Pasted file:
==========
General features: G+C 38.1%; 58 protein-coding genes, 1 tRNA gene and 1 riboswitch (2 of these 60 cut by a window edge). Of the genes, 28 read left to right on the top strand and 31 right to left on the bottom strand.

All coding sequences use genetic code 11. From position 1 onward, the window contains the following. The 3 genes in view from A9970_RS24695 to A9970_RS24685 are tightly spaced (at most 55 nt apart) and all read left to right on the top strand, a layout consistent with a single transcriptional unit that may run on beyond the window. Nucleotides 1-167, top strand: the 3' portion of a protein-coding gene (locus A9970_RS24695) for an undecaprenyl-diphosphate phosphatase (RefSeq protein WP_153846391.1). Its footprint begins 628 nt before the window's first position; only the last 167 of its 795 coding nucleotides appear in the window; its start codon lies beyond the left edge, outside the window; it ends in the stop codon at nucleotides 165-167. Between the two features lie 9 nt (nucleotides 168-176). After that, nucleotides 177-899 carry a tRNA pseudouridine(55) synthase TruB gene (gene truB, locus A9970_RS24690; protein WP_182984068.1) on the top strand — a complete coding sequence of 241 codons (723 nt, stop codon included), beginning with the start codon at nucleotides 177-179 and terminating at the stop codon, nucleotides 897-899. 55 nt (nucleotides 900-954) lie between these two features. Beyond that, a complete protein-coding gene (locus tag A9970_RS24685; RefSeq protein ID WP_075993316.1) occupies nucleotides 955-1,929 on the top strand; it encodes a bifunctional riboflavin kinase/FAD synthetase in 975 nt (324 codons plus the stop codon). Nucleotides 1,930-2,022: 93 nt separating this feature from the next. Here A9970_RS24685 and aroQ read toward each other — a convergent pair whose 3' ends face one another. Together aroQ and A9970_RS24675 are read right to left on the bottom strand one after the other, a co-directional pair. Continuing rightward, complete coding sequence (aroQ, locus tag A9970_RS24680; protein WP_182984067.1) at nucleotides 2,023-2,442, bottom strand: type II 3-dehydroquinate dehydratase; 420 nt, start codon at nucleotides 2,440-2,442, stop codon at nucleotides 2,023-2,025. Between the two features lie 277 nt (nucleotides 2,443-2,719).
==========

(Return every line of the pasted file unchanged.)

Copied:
General features: G+C 38.1%; 58 protein-coding genes, 1 tRNA gene and 1 riboswitch (2 of these 60 cut by a window edge). Of the genes, 28 read left to right on the top strand and 31 right to left on the bottom strand.

All coding sequences use genetic code 11. From position 1 onward, the window contains the following. The 3 genes in view from A9970_RS24695 to A9970_RS24685 are tightly spaced (at most 55 nt apart) and all read left to right on the top strand, a layout consistent with a single transcriptional unit that may run on beyond the window. Nucleotides 1-167, top strand: the 3' portion of a protein-coding gene (locus A9970_RS24695) for an undecaprenyl-diphosphate phosphatase (RefSeq protein WP_153846391.1). Its footprint begins 628 nt before the window's first position; only the last 167 of its 795 coding nucleotides appear in the window; its start codon lies beyond the left edge, outside the window; it ends in the stop codon at nucleotides 165-167. Between the two features lie 9 nt (nucleotides 168-176). After that, nucleotides 177-899 carry a tRNA pseudouridine(55) synthase TruB gene (gene truB, locus A9970_RS24690; protein WP_182984068.1) on the top strand — a complete coding sequence of 241 codons (723 nt, stop codon included), beginning with the start codon at nucleotides 177-179 and terminating at the stop codon, nucleotides 897-899. 55 nt (nucleotides 900-954) lie between these two features. Beyond that, a complete protein-coding gene (locus tag A9970_RS24685; RefSeq protein ID WP_075993316.1) occupies nucleotides 955-1,929 on the top strand; it encodes a bifunctional riboflavin kinase/FAD synthetase in 975 nt (324 codons plus the stop codon). Nucleotides 1,930-2,022: 93 nt separating this feature from the next. Here A9970_RS24685 and aroQ read toward each other — a convergent pair whose 3' ends face one another. Together aroQ and A9970_RS24675 are read right to left on the bottom strand one after the other, a co-directional pair. Continuing rightward, complete coding sequence (aroQ, locus tag A9970_RS24680; protein WP_182984067.1) at nucleotides 2,023-2,442, bottom strand: type II 3-dehydroquinate dehydratase; 420 nt, start codon at nucleotides 2,440-2,442, stop codon at nucleotides 2,023-2,025. Between the two features lie 277 nt (nucleotides 2,443-2,719).